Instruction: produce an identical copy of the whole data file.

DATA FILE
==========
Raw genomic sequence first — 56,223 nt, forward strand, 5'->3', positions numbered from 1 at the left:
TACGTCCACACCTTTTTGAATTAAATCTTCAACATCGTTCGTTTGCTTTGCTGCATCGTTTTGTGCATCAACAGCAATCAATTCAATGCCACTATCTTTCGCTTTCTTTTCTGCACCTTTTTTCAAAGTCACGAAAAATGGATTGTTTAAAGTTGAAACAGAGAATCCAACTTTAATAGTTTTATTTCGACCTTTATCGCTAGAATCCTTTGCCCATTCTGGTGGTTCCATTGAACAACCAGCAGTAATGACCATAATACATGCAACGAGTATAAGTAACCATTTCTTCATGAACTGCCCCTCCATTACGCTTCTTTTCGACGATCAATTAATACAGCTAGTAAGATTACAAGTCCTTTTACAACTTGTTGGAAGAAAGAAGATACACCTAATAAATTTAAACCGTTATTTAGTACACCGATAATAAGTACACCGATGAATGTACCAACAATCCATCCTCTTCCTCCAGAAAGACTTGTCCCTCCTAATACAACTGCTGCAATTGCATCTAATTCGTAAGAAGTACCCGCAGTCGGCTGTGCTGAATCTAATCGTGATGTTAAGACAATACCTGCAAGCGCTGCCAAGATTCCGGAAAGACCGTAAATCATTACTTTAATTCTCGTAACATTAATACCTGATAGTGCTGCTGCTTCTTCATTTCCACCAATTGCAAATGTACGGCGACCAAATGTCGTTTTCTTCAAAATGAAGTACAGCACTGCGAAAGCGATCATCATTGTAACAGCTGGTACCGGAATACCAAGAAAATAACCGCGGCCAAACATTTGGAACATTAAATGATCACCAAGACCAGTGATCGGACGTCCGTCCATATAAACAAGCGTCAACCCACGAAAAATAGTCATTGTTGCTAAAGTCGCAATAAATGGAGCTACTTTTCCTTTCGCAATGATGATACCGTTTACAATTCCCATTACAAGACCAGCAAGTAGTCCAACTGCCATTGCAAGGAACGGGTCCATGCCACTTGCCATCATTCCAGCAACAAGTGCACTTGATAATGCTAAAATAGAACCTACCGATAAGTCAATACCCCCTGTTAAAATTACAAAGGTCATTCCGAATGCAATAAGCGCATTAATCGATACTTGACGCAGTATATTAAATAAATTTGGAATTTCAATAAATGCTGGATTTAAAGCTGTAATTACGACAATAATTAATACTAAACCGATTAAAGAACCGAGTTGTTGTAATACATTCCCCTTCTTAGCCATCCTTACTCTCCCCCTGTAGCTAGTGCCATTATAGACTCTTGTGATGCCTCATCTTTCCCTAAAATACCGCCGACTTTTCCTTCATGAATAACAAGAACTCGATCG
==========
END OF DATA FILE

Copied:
Raw genomic sequence first — 56,223 nt, forward strand, 5'->3', positions numbered from 1 at the left:
TACGTCCACACCTTTTTGAATTAAATCTTCAACATCGTTCGTTTGCTTTGCTGCATCGTTTTGTGCATCAACAGCAATCAATTCAATGCCACTATCTTTCGCTTTCTTTTCTGCACCTTTTTTCAAAGTCACGAAAAATGGATTGTTTAAAGTTGAAACAGAGAATCCAACTTTAATAGTTTTATTTCGACCTTTATCGCTAGAATCCTTTGCCCATTCTGGTGGTTCCATTGAACAACCAGCAGTAATGACCATAATACATGCAACGAGTATAAGTAACCATTTCTTCATGAACTGCCCCTCCATTACGCTTCTTTTCGACGATCAATTAATACAGCTAGTAAGATTACAAGTCCTTTTACAACTTGTTGGAAGAAAGAAGATACACCTAATAAATTTAAACCGTTATTTAGTACACCGATAATAAGTACACCGATGAATGTACCAACAATCCATCCTCTTCCTCCAGAAAGACTTGTCCCTCCTAATACAACTGCTGCAATTGCATCTAATTCGTAAGAAGTACCCGCAGTCGGCTGTGCTGAATCTAATCGTGATGTTAAGACAATACCTGCAAGCGCTGCCAAGATTCCGGAAAGACCGTAAATCATTACTTTAATTCTCGTAACATTAATACCTGATAGTGCTGCTGCTTCTTCATTTCCACCAATTGCAAATGTACGGCGACCAAATGTCGTTTTCTTCAAAATGAAGTACAGCACTGCGAAAGCGATCATCATTGTAACAGCTGGTACCGGAATACCAAGAAAATAACCGCGGCCAAACATTTGGAACATTAAATGATCACCAAGACCAGTGATCGGACGTCCGTCCATATAAACAAGCGTCAACCCACGAAAAATAGTCATTGTTGCTAAAGTCGCAATAAATGGAGCTACTTTTCCTTTCGCAATGATGATACCGTTTACAATTCCCATTACAAGACCAGCAAGTAGTCCAACTGCCATTGCAAGGAACGGGTCCATGCCACTTGCCATCATTCCAGCAACAAGTGCACTTGATAATGCTAAAATAGAACCTACCGATAAGTCAATACCCCCTGTTAAAATTACAAAGGTCATTCCGAATGCAATAAGCGCATTAATCGATACTTGACGCAGTATATTAAATAAATTTGGAATTTCAATAAATGCTGGATTTAAAGCTGTAATTACGACAATAATTAATACTAAACCGATTAAAGAACCGAGTTGTTGTAATACATTCCCCTTCTTAGCCATCCTTACTCTCCCCCTGTAGCTAGTGCCATTATAGACTCTTGTGATGCCTCATCTTTCCCTAAAATACCGCCGACTTTTCCTTCATGAATAACAAGAACTCGATCG